Shane Bautch

Shane Bautch, giving instructions to Elliot Ruff in 2004, led BMHS to two state tournament appearances.

BELOIT—Shane Bautch believes he has an advantage facing the challenge of turning around Beloit Memorial’s boys basketball fortunes.

He’s done this before.

Bautch was 30 years old and already a successful high school coach when he was first hired to guide the 2000-01 Purple Knights. When he resigned for personal reasons after four seasons he had earned Beloit Daily News All-Area Coach of the Year three years running and led Beloit to back-to-back WIAA state tournament berths.

Now Bautch is back. The School District of Beloit announced Monday night he has been hired as head coach. He succeeds Dondre Bell, who coached the Knights for two seasons before being caught up in the school’s policy change which no longer allows hourly staff members to fulfill coaching assignments due to the overtime rules of the Fair Labor Standards Act.

Bautch is the fourth coach Beloit has had since 2017 when Jay Bryant retired after a 15-9 season, including 11-7 in the Big Eight. Tim Richert coached a 6-17 2017-18 season, followed by Bell, who went 7-38 overall in two seasons, including 6-13 in the Big Eight. Last season, the Knights were 4-14 in conference and 4-18 overall.

Bautch understands he has his work cut out for him.

“The time was right for me to get back in,” said Bautch who is a Seminar Teacher with the Freshmen Academy in the District. “I’ve tried to make coaching decisions prioritizing my family. That’s why I haven’t coached straight through the past 20 years. I’ve sort of picked and choosed. The way I approach this job, I have to be all-in and with my son now 9 he can benefit from what dad does, which is coach.

“I don’t know how we handle where the program is, but I will tell you I have always had a real sense of pride in the history of this team,” Bautch said. “When I was head coach the first time that was always first in my thoughts. I wanted to uphold the proud tradition of this program.”

He said he’s optimistic because of the coaching staff he plans on putting in place. While he can’t name names yet, he said the hires will be former Knights he has strong ties to.

“One of the things I’m most excited about is the staff I’m putting together,” he said. “I’ll call them the Knights-men. They’re going to be former Purple Knights who played for me at a high level and had success on and off the court. They are gentlemen with very high character who will be part of bringing my message to the kids.

“These guys are in, but they aren’t officially in, so I’ll have to hold off naming them for now. Believe me they will be coaches who the kids can look up to and aspire to be.”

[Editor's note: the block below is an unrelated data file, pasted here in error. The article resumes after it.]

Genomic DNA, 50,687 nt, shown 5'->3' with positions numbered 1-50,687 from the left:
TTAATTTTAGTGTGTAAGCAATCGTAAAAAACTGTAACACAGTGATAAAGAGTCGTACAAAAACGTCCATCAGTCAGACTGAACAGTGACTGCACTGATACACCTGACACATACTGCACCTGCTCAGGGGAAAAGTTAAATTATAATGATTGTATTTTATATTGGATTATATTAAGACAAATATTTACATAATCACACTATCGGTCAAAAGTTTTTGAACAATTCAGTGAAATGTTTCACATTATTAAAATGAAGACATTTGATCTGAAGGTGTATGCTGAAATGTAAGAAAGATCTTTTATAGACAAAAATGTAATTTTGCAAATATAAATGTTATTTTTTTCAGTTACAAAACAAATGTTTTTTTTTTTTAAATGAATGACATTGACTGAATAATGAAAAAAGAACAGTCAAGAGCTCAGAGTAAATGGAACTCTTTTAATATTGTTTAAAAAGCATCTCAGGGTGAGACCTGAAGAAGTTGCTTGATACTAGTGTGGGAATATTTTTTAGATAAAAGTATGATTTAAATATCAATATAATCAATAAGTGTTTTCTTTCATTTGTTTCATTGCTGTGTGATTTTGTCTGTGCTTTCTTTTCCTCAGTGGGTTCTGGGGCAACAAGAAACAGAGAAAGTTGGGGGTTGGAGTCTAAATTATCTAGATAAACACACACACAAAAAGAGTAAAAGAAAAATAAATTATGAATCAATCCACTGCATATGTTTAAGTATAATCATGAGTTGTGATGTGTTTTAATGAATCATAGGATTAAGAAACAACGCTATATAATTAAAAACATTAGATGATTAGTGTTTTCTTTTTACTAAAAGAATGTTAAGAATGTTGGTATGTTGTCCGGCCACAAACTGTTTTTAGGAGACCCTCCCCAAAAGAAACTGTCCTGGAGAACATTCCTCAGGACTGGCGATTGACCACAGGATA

It took Bautch only one season to revamp the Knights his first go-around. By his second season, despite having talented starter Lamarr Farr transfer to Turner, Bautch and 6-foot-8 Menelik Barbary led Beloit to a 9-7 mark in the Big Eight and 13-9 overall. Farr helped Turner go 22-2, sharing All-Are Player of the Year honors with Barbary.

Under Bautch, the Knights displayed a new-found tenacity on defense and he matched his offensive philosophy with his available talent.

Beloit came back with a young squad in 2002-03 and went 16-7, winning a regional title with Bautch earning his first Coach of the Year award. Junior Kyle Weaver was the biggest piece of that puzzle, but the Knights also had two talented sophomores (Elliot Ruff and Collin Tubbs) to add to an athletic freshman (Anthony Green) and steady seniors Jamir Crowley and Harvey Fleming.

Weaver’s senior year was Bautch’s best team, going 20-5 with three of those losses to Big Eight champion and state runnerup Madison Memorial. The third stung the most. Beloit fell to the Spartans in a WIAA state quarterfinal, 59-55, in overtime. Weaver, who had missed five games due to ankle and back injuries still wasn’t 100 percent. He still had 14 points and 11 rebounds in the game and earned All-State honors.

Green, who had 22 points in the quarterfinal, joined Weaver on the All-Area First Team. Jermaine Lofton landed on the Second Team and Jon Henning earned Honorable Mention.

While Weaver went on to star at Washington State, the Knights tried to pick up where they left off. Bautch’s quickly rebuilt team, led by All-Area First Teamers Green and Marquel Hoskins, won 17 games and returned to the state tournament as Parker Sectional champions. Beloit started just 3-4, but won 11-of-13 down the stretch before losing a 48-47 heartbreaker to Milwaukee Pius in a state quarterfinal.

The Knights appeared to be poised for another big year. But All-State candidate Green left the program to attend a college prep school in California and two others also transferred. The biggest loss, however, the head coach. Bautch resigned when he learned his father had leukemia and was in need of his help.

Beloit still finished 12-9 under interim coach Mike Duenser and a year later Bryant was hired and more success soon followed over the next decade. The past three years, though, have produced a 13-55 mark and a lot of questions Bautch hopes to have the answers for.